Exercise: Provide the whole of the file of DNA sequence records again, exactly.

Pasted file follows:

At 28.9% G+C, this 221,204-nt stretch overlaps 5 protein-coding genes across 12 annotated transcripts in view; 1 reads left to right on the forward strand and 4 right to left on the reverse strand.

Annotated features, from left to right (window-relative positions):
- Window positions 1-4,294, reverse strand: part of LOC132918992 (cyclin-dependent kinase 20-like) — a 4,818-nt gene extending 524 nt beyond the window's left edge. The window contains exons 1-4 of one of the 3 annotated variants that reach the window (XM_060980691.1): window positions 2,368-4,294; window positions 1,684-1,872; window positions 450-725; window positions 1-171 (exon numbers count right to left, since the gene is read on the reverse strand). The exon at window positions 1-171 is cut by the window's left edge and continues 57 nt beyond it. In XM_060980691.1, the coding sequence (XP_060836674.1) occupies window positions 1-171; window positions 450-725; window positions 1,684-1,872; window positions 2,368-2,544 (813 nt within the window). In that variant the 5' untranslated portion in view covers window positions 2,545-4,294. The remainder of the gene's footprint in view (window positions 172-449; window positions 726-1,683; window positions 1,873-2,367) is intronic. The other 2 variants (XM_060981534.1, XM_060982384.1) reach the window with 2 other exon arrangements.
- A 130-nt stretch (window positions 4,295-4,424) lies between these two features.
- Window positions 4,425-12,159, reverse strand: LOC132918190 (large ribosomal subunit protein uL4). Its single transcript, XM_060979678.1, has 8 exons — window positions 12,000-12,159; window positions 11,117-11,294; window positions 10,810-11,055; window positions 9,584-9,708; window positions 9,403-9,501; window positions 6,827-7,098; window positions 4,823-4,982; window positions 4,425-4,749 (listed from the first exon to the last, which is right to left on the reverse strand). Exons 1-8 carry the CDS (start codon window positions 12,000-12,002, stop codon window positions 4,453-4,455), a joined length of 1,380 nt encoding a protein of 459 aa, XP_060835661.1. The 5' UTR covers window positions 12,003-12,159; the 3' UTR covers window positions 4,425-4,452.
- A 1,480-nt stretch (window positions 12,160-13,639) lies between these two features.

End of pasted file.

At 28.9% G+C, this 221,204-nt stretch overlaps 5 protein-coding genes across 12 annotated transcripts in view; 1 reads left to right on the forward strand and 4 right to left on the reverse strand.

Annotated features, from left to right (window-relative positions):
- Window positions 1-4,294, reverse strand: part of LOC132918992 (cyclin-dependent kinase 20-like) — a 4,818-nt gene extending 524 nt beyond the window's left edge. The window contains exons 1-4 of one of the 3 annotated variants that reach the window (XM_060980691.1): window positions 2,368-4,294; window positions 1,684-1,872; window positions 450-725; window positions 1-171 (exon numbers count right to left, since the gene is read on the reverse strand). The exon at window positions 1-171 is cut by the window's left edge and continues 57 nt beyond it. In XM_060980691.1, the coding sequence (XP_060836674.1) occupies window positions 1-171; window positions 450-725; window positions 1,684-1,872; window positions 2,368-2,544 (813 nt within the window). In that variant the 5' untranslated portion in view covers window positions 2,545-4,294. The remainder of the gene's footprint in view (window positions 172-449; window positions 726-1,683; window positions 1,873-2,367) is intronic. The other 2 variants (XM_060981534.1, XM_060982384.1) reach the window with 2 other exon arrangements.
- A 130-nt stretch (window positions 4,295-4,424) lies between these two features.
- Window positions 4,425-12,159, reverse strand: LOC132918190 (large ribosomal subunit protein uL4). Its single transcript, XM_060979678.1, has 8 exons — window positions 12,000-12,159; window positions 11,117-11,294; window positions 10,810-11,055; window positions 9,584-9,708; window positions 9,403-9,501; window positions 6,827-7,098; window positions 4,823-4,982; window positions 4,425-4,749 (listed from the first exon to the last, which is right to left on the reverse strand). Exons 1-8 carry the CDS (start codon window positions 12,000-12,002, stop codon window positions 4,453-4,455), a joined length of 1,380 nt encoding a protein of 459 aa, XP_060835661.1. The 5' UTR covers window positions 12,003-12,159; the 3' UTR covers window positions 4,425-4,452.
- A 1,480-nt stretch (window positions 12,160-13,639) lies between these two features.